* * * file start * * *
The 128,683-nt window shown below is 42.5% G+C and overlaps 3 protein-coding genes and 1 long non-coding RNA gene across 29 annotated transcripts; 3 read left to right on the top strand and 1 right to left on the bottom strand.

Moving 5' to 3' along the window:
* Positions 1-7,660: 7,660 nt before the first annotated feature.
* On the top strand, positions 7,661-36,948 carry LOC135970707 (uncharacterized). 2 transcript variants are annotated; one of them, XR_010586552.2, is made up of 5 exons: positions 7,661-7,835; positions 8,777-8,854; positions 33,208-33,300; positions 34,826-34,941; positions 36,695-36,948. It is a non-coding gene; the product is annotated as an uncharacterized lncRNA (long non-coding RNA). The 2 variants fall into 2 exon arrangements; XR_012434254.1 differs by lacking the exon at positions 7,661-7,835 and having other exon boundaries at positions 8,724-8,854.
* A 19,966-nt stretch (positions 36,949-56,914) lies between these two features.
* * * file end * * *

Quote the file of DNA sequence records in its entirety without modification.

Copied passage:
The 128,683-nt window shown below is 42.5% G+C and overlaps 3 protein-coding genes and 1 long non-coding RNA gene across 29 annotated transcripts; 3 read left to right on the top strand and 1 right to left on the bottom strand.

Moving 5' to 3' along the window:
* Positions 1-7,660: 7,660 nt before the first annotated feature.
* On the top strand, positions 7,661-36,948 carry LOC135970707 (uncharacterized). 2 transcript variants are annotated; one of them, XR_010586552.2, is made up of 5 exons: positions 7,661-7,835; positions 8,777-8,854; positions 33,208-33,300; positions 34,826-34,941; positions 36,695-36,948. It is a non-coding gene; the product is annotated as an uncharacterized lncRNA (long non-coding RNA). The 2 variants fall into 2 exon arrangements; XR_012434254.1 differs by lacking the exon at positions 7,661-7,835 and having other exon boundaries at positions 8,724-8,854.
* A 19,966-nt stretch (positions 36,949-56,914) lies between these two features.